Altruistic behavior emerges from group selection, specifically via ‘correlated interaction’4, and is deeply rooted in human nature. However when actually operating within a particular generation, innate altruism needs cues regarding who is in-group and who is out, what is correct behavior in this group and what is not. These cues are largely provided by culture, which therefore is not only bound up with our identity, but with our morals. And if a new culture comes along and muscles into the pack of existing cultures and cultural relationships, then it will shift the moral landscape. The wider the scope of the new culture and the deeper its social penetration, then the more the moral landscape will shift. Behaviors that were once ok may become offensive, and vice versa. Some folks may find themselves edged ‘out’ of the altruistic circle(s) they thought they were in; consequently they will not be well treated.
An important function of the law is the guardianship of morals. While cultural evolution requires the law to constantly evolve in order to accommodate resultant moral modifications, the law is also deliberately entrenched and made pretty hard to change (especially for core principles). This is so that short-term fads or cultural wrong turns or the whims of individual power-brokers do not constantly make it into law, as such would undermine the guardianship. However if a powerful new culture arises, and especially if the rise is swift (in generational terms), this will create moral pressures upon the (entrenched) law. This will happen for both net positive and net negative cultures, yet latter case is obviously more dangerous. The pressure will manifest in a raft of ways, including likely prospects such as:
a) A systemic blind eye to law bending or law breaking that aligns to the new moral compass.
b) Extreme clemency for those who are apprehended; maybe even a badge of honor / reward.
c) Calls for that which is both accepted and lawful yet not aligned to the new moral compass, to be outlawed.
d) Calls for orgs or individuals who question the new culture, to be silenced.
e) Calls for orgs or individuals whose interests are counter to the new culture, to be subject to a penalty of some fashion (by stretching existing law or calling for new law to achieve this).
f) In stronger cases, calls for the very system upon which the law rests to be changed or abandoned (e.g. a revolution, or calls to abandon democracy, or major schism within a religious based system / society).
g) All of the above repeated for codes of conduct (e.g. in corporate or academic orgs, financial conduct, conflict of interests etc) as well as the main law system.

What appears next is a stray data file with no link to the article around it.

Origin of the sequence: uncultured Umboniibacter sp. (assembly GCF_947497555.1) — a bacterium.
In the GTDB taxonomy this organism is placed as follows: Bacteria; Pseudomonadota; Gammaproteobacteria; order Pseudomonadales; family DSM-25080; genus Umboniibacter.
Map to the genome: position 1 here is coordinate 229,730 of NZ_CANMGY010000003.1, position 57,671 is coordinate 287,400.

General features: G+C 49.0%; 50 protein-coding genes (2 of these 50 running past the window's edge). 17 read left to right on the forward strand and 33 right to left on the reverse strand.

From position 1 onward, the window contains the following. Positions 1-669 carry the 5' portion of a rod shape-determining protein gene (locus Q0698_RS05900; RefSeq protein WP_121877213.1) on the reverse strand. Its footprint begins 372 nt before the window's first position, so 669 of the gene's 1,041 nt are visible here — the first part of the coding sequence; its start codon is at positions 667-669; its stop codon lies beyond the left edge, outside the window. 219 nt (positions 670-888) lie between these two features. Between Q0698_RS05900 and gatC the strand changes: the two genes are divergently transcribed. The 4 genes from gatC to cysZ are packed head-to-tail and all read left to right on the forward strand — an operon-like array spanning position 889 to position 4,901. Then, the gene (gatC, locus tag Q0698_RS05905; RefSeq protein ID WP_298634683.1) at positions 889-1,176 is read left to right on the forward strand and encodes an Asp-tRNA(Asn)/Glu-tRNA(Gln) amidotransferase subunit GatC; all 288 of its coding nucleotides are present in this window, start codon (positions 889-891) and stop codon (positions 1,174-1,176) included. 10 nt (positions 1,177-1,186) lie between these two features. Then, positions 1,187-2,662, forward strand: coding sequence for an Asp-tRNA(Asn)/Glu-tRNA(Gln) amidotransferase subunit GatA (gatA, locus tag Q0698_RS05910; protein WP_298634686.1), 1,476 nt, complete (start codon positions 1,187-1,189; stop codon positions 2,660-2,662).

If moral pressure is sustained for long enough, the law will realign to the new landscape. Once changes start to occur, the positive feedback boosts the culture. However if a swift cultural rise doesn’t occur, it could break like a wave upon the law and then recede. (Note: non-cultural drivers can cause some of these characteristics, especially for conduct codes and more peripheral laws, yet not across the board).
Those who resist a new culture may call upon the (current) law both to protect themselves and to return fire, so to speak. Yet many will be afraid to if rapidly shifting social norms get to a state whereby this will result in their demonization. We consider this price worthwhile for benign cultural change, but not for unsavory culture — the problem being that we only know the former from the latter with the perspective of history or distant geography. The net effect can be hard to assess, for example regarding benign religions that once tortured and suppressed. At any rate this all means that the courts will be one of the main battle-lines, and for a cultural versus evidential scenario this results in the rather ridiculous spectacle of the law attempting to settle a scientific matter, for instance regarding Evolution the Scopes monkey trial, or regarding Climate Change and the rule of Law, Professor Sands’ proposal at a UK legal conference: ‘One of the most important things an international court could do – in my view it’s probably the single most important thing – is to settle the scientific dispute.’ (Sands pdf).
Climate culture doesn’t come up short regarding the above list. A few examples: a) Long record of rights and law being trampled in the name of renewable energy: Pat Swords, b) Gleick, c) Ban Fossil Fuels, Ban Beef?, d) Legal academics: Silence the Skeptics, e) Put fossil fuel CEOs on trial, The RICO 20 letter, f) Lovelock: democracy on hold, or Overridden, g) EPA collusion, Conflicts of interest in Climate Science. Whether any particular cases out of these and many others happen to have some justification or not, isn’t the main point. Such an overarching list of this form is yet another sure symptom of a rising culture, and so the ultimate justification is only an emergent social story. Whatever the state of the opposing skeptic position, this story isn’t truth – rather, it is socially manufactured.
It is extremely important to note that cultures are emergent phenomena. So while elites will play their (often disproportionate) part, cultures are not ‘ordered from the top’. Much of the pressure on the law comes from self-convinced front-line professionals in the relevant fields, plus grass-roots support from passionate individuals. Even for highly offensive cultures (as perceived now), the self motivation at all levels of a population is well documented4.
Considering how much may be predicted about the climate consensus from one single fact, i.e. it is a culture, this has to be the most important single fact one could possibly know about the climate Consensus. And if this fact isn’t grasped more widely, especially by those in the disciplines that deal with culture, everything we know about culture will have to be learned again within a climate-change specific context, the hard way. Worse, if we don’t choose to exercise our understanding about the phenomenon that is bulldozing its way through our morals and laws and infra-structure, there’ll be little chance to free science from its grip, or mitigate the downsides of its advance, or prevent fundamental cultural change that could never have happened without the stalking horse of science, from going bad on us.
link [Climate Culture Footnotes] to endnotes
link [Who is Who Aux File] to ‘Who’s who’ auxiliary file
JC note: As with all guest posts, keep your comments civil and relevant.